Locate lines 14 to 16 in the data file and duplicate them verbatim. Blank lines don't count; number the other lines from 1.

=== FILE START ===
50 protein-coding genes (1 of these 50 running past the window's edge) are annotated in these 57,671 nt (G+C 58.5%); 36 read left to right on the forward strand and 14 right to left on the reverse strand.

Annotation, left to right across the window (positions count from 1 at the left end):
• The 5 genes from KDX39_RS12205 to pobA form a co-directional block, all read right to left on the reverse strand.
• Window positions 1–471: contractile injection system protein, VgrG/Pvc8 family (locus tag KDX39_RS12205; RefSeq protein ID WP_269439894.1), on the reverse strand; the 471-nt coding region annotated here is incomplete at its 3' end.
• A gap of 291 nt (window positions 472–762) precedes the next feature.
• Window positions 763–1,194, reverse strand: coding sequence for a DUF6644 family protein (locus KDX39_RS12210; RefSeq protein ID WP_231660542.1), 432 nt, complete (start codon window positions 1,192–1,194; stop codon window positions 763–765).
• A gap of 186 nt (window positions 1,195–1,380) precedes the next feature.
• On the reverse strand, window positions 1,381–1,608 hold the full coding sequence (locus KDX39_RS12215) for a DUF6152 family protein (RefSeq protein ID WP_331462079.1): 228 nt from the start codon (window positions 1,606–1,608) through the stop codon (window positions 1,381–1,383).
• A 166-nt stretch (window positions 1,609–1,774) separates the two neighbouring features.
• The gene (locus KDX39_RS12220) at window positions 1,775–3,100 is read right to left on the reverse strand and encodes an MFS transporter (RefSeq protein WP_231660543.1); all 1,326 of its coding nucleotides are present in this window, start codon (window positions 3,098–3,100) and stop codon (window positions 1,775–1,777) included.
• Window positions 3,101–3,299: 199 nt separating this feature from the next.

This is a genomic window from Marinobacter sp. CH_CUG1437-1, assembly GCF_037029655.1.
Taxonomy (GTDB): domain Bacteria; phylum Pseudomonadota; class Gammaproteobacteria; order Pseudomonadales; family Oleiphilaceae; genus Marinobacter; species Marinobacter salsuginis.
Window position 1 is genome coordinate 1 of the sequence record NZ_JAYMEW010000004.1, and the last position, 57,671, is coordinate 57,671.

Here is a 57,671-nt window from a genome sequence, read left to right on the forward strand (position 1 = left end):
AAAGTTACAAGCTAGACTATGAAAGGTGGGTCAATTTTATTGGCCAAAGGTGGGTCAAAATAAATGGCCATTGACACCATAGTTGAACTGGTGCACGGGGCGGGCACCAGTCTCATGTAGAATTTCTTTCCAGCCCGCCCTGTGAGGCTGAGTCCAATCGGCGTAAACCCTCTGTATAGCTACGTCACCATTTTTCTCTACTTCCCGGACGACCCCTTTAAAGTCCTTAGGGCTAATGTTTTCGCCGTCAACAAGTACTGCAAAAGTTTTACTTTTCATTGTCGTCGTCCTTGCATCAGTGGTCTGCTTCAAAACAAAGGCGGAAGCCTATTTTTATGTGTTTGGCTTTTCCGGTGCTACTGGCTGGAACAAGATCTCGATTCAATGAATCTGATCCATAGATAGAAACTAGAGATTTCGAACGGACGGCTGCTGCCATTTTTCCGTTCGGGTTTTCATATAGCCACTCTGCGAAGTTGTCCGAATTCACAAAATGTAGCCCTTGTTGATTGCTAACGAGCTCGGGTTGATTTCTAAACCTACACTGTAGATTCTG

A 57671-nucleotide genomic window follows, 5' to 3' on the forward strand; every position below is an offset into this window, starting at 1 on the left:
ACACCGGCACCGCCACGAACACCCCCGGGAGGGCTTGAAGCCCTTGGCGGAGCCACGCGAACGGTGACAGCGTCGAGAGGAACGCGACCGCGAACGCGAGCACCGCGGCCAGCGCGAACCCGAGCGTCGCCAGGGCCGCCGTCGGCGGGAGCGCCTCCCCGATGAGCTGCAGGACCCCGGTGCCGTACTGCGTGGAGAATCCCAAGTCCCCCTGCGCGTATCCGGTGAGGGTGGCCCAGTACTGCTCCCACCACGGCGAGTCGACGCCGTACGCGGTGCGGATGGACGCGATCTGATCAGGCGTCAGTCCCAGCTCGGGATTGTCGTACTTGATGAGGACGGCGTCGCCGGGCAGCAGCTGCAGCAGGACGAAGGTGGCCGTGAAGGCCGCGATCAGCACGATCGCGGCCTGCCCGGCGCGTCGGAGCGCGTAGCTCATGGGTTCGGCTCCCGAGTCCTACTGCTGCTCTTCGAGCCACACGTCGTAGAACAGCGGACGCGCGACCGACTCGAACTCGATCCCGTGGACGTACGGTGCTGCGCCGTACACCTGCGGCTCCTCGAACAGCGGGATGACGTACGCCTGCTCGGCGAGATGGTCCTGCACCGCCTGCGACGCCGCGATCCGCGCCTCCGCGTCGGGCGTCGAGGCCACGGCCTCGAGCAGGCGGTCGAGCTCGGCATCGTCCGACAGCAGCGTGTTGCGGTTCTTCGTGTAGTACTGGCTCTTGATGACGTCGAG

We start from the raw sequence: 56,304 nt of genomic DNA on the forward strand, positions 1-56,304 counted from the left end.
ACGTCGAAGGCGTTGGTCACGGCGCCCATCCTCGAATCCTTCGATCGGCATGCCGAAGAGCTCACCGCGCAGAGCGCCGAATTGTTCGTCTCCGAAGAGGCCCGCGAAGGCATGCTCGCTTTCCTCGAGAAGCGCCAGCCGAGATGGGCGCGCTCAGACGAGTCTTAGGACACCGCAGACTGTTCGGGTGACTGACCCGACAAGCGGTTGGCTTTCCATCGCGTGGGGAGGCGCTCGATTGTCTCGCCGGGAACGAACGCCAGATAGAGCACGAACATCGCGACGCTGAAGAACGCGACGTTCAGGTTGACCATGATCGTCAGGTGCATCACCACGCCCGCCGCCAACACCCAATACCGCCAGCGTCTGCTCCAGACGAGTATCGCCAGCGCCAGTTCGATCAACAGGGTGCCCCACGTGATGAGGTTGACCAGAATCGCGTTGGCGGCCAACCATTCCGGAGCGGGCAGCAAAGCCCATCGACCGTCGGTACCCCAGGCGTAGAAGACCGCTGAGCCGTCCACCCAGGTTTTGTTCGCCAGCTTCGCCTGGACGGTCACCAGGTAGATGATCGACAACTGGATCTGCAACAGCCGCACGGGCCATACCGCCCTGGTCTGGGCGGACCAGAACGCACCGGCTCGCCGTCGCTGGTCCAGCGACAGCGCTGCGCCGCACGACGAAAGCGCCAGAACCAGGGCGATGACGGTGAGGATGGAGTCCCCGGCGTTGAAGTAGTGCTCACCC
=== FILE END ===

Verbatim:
Window position 1 is genome coordinate 1 of the sequence record NZ_JAYMEW010000004.1, and the last position, 57,671, is coordinate 57,671.

Here is a 57,671-nt window from a genome sequence, read left to right on the forward strand (position 1 = left end):
AAAGTTACAAGCTAGACTATGAAAGGTGGGTCAATTTTATTGGCCAAAGGTGGGTCAAAATAAATGGCCATTGACACCATAGTTGAACTGGTGCACGGGGCGGGCACCAGTCTCATGTAGAATTTCTTTCCAGCCCGCCCTGTGAGGCTGAGTCCAATCGGCGTAAACCCTCTGTATAGCTACGTCACCATTTTTCTCTACTTCCCGGACGACCCCTTTAAAGTCCTTAGGGCTAATGTTTTCGCCGTCAACAAGTACTGCAAAAGTTTTACTTTTCATTGTCGTCGTCCTTGCATCAGTGGTCTGCTTCAAAACAAAGGCGGAAGCCTATTTTTATGTGTTTGGCTTTTCCGGTGCTACTGGCTGGAACAAGATCTCGATTCAATGAATCTGATCCATAGATAGAAACTAGAGATTTCGAACGGACGGCTGCTGCCATTTTTCCGTTCGGGTTTTCATATAGCCACTCTGCGAAGTTGTCCGAATTCACAAAATGTAGCCCTTGTTGATTGCTAACGAGCTCGGGTTGATTTCTAAACCTACACTGTAGATTCTG